King Kong (1933)

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*. There’s more to King Kong than Willis O’Brien’s amazing effects, but what effects they are! I don’t know how many times I’ve seen this movie, but every time I do I’m blown away. And it’s not just the monsters. Yes, some of the human models have rubber arms, but overall they’re quite convincing. Look at Fay Wray on the cliff ledge, Bruce Cabot following Kong into his cave, or the people falling out of the wrecked streetcar. They’re just puppets, but unless you’re looking really closely you’ll think they’re real.
*. It’s only the cutaways to Kong’s giant head or hands that disappoint in the effects department.
*. I can’t imagine the effect such a movie would have had on audiences in 1933. They must have been blown right out of their seats. Think of all those warnings about how terribly upsetting Dracula and Frankenstein were, and then compare them to this epic of screen magic whose effects would not be equaled until our own day. If I had been alive back then I would have paid to see this movie again and again and again.
*. On the commentary it’s said that this was the Jurassic Park of the ’30s. I think it was much more than that.
*. It’s one of a handful (well, maybe a double handful) of movies that I’d love to see in an old-time big-screen theatre. The spectacle deserves it. As Ray Harryhausen remarks on the DVD commentary track, it’s just not the same watching it at home. We’ve lost so much.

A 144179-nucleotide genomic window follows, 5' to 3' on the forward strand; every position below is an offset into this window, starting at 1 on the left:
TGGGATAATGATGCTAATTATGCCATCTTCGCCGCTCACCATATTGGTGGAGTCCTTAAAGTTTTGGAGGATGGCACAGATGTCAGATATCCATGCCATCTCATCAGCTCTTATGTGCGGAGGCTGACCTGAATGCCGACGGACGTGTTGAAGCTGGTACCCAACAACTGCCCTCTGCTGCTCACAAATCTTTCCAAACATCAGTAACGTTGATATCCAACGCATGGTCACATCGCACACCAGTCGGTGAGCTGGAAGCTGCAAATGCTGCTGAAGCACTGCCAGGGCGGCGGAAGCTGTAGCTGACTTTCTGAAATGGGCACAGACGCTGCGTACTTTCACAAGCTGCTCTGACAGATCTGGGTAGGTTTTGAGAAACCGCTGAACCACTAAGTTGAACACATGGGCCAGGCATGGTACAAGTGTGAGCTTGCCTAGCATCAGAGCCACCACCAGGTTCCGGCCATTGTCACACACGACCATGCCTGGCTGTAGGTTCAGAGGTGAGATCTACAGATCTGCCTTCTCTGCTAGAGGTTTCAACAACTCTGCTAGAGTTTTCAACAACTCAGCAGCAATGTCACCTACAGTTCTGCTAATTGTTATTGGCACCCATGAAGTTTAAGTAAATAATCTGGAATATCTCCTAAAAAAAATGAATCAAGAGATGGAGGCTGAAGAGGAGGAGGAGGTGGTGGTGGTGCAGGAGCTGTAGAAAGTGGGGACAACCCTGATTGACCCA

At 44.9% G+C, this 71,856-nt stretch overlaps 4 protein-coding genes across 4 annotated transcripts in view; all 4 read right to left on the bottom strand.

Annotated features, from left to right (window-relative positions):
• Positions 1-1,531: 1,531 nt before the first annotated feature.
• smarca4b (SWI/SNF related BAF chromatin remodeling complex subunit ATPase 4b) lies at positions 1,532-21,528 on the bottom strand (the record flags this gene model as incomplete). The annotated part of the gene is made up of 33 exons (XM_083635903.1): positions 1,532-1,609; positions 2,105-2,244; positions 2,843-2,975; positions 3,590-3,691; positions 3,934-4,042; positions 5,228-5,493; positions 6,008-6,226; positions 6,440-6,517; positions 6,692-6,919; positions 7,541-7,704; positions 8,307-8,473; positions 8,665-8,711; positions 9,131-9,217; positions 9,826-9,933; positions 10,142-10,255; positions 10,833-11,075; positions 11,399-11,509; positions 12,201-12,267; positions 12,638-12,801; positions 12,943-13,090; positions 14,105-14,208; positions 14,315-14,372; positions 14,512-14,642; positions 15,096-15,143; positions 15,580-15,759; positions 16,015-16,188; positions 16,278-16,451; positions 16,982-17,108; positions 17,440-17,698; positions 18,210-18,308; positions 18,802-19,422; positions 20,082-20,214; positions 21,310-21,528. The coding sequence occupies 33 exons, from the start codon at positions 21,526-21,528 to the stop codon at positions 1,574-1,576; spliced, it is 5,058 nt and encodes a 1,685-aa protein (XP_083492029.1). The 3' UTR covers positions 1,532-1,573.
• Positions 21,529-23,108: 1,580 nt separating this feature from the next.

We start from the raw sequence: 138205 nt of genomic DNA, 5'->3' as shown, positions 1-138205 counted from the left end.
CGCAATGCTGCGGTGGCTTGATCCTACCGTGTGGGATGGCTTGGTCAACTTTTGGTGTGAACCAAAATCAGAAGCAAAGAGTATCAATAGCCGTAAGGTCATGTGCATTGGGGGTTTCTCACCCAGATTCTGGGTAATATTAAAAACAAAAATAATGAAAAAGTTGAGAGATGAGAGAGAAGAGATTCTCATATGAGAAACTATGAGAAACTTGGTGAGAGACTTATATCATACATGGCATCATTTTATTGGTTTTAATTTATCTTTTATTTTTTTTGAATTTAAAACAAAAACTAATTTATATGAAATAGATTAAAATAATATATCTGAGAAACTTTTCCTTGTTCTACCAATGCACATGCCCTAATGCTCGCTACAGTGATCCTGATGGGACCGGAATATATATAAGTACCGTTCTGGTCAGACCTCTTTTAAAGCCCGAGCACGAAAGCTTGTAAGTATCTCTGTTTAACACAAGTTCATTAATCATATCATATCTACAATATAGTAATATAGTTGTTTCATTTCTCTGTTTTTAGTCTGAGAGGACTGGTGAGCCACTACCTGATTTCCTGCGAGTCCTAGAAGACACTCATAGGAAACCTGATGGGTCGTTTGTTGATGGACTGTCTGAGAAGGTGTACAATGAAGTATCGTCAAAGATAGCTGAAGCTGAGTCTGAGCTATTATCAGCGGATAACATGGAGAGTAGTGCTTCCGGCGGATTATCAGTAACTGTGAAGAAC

*. How good is the rest of it, when Kong isn’t on screen? David Thomson thinks it’s very good, whereas Roger Ebert thinks it’s hammy. I think it’s hammy but quick. At least the leads are all likeable.
*. There’s something innocent about its cheerful self-awareness. It’s a trashy spectacle about the making of a trashy spectacle. Denham has the whole thing scripted right down to the “beauty and the beast” ad line that he lets the media think they came up with. You almost expect him to turn to the camera and start addressing the audience directly, letting us in on the joke.

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*. Few films have been so often and so variously interpreted. I suppose this mainly comes down to the “character” of Kong himself. Is he a monster or a hero? The fact that he is so sympathetic encourages us to see something of ourselves in his condition. We project human qualities upon him. Is he an eruption of Denham’s subconscious (as argued by Danny Peary)? Is he a noble savage? Or perhaps . . .